Mankind does not know true peace apart from this Gift of God. We are, by nature, at war with God, in conflict with Him and under the conquest of sin. Sin is our emperor and our captor. We have belonged to sin, death and the devil from the time of the disobedience of our first parents in the Garden of Eden. And so we rage and war against our Creator with our false belief, our idolatry, our lust, our rebellion and our hatred. And that warring against God has eternal consequences. Because when you put yourself in opposition to God, you will always lose. And the only end is then to be our under the eternal conquest of the devil.
But, thanks be to God, that, “in those days,” the LORD God did send the true Gift of Peace. “For unto you is born this day in the city of David a Savior, Who is Christ the Lord.” These words are so familiar to us that they can pass right over us without our even giving them much thought. But these words speak peace to our war - an end to our conflict. 
  That Baby is the long awaited Christ of God - the Savior of the world - the bringing of true Peace - Peace between God and man - Peace between your Creator and you. That Peace is not of your making - it is only of His. 
Later in this very chapter Simeon said to Mary in the Temple, “a sword will pierce through your own soul too,” the sword of grief as her son, her baby hung upon the cross making the Peace you could never accomplish, however hard you might try.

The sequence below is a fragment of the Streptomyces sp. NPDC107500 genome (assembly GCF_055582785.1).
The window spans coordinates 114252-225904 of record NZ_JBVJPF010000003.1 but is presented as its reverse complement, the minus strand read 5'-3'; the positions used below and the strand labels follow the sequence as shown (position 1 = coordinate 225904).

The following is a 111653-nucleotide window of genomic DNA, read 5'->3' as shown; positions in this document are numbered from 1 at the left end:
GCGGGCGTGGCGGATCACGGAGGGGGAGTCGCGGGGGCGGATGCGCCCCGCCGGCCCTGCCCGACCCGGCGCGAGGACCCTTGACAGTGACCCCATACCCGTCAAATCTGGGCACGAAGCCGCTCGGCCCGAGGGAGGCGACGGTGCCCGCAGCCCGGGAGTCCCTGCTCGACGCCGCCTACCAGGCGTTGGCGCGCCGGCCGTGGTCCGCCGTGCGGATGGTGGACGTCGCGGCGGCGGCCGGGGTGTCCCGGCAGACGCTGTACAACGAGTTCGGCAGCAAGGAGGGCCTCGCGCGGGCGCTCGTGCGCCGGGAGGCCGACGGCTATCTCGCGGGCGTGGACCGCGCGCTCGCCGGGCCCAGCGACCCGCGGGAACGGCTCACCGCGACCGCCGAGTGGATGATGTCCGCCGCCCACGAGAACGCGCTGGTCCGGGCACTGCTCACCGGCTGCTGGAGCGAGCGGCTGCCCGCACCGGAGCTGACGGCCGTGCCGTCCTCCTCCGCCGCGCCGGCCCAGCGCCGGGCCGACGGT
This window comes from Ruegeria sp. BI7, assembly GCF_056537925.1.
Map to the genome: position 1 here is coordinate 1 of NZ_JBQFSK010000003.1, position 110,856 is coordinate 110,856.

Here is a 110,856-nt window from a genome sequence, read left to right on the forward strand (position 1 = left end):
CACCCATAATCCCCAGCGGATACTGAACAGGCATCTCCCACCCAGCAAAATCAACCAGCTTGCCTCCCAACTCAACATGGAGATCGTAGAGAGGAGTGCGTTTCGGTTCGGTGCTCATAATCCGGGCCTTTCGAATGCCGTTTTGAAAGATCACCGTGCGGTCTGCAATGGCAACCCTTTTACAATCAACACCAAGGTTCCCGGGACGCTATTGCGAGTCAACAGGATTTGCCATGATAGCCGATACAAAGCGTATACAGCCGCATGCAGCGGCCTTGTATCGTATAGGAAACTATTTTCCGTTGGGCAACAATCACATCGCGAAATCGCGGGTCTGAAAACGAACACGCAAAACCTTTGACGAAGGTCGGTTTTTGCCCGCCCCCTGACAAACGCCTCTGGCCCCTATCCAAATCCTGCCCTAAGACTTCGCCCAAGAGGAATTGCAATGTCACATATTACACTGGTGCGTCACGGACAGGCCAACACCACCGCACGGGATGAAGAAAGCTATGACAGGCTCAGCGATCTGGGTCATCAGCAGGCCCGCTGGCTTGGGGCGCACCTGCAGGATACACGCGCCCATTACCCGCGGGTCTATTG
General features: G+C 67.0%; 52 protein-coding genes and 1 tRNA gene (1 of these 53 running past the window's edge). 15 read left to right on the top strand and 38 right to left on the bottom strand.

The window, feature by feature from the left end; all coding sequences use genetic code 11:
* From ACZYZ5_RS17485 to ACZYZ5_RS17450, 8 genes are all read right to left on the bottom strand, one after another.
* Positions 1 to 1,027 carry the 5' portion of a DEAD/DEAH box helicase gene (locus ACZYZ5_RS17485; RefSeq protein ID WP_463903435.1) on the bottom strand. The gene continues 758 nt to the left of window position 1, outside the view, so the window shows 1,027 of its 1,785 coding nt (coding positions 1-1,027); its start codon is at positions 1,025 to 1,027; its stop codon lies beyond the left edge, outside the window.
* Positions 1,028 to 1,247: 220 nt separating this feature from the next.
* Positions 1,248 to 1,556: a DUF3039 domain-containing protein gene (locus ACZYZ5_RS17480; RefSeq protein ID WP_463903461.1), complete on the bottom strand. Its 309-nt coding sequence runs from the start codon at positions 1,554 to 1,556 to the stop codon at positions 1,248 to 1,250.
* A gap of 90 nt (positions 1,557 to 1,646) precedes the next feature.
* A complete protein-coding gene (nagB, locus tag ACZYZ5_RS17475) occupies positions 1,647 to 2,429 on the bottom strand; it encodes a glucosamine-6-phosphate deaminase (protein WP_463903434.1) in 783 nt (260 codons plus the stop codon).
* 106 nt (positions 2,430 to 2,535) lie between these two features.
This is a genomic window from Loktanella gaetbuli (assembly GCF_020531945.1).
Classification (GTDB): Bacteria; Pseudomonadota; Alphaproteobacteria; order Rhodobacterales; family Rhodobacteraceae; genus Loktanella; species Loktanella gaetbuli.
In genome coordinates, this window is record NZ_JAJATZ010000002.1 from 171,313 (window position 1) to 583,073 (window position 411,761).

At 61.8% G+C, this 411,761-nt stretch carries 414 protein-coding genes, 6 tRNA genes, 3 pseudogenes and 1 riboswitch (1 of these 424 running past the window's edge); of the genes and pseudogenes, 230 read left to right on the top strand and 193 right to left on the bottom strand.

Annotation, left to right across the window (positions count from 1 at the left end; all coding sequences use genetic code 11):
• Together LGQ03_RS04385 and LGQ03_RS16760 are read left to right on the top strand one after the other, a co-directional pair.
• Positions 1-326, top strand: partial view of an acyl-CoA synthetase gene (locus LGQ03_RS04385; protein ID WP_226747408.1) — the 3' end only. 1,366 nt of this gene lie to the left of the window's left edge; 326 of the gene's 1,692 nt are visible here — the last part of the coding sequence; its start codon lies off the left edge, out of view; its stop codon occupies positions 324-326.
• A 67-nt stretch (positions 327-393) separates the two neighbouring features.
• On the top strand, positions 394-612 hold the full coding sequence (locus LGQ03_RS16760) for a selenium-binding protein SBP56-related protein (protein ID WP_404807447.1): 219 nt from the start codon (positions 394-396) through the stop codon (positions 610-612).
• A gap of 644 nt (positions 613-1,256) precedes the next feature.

“It is accomplished!” He cried from the Cross. That was His cry of “Mission Accomplished!” But it wasn’t just bravado. He accomplished True Peace for you and all God’s righteous anger was stilled because it was poured out on Him. 
That is Christmas - although is sounds a lot like Good Friday. The two can never be separated. Christmas is God’s declaration of Peace in Jesus Christ alone for you through His miraculous conception and birth, sinless life, holy death and glorious resurrection. 
Christmas, contrary to some sentimental opinions is not found in your hearts: it comes from outside of you and is found at the manger, at the cross, and at the empty tomb. 
His declaration of Peace for you is found again tonight in His Holy Word of Holy Absolution, in Holy Baptism, in the Holy Supper. That is Peace - true Peace.
The world will always have its conflicts and wars, and sinful man will ever find new ways of hating and killing his neighbor. But in Jesus - the Babe of Bethlehem - you have Peace - true Peace.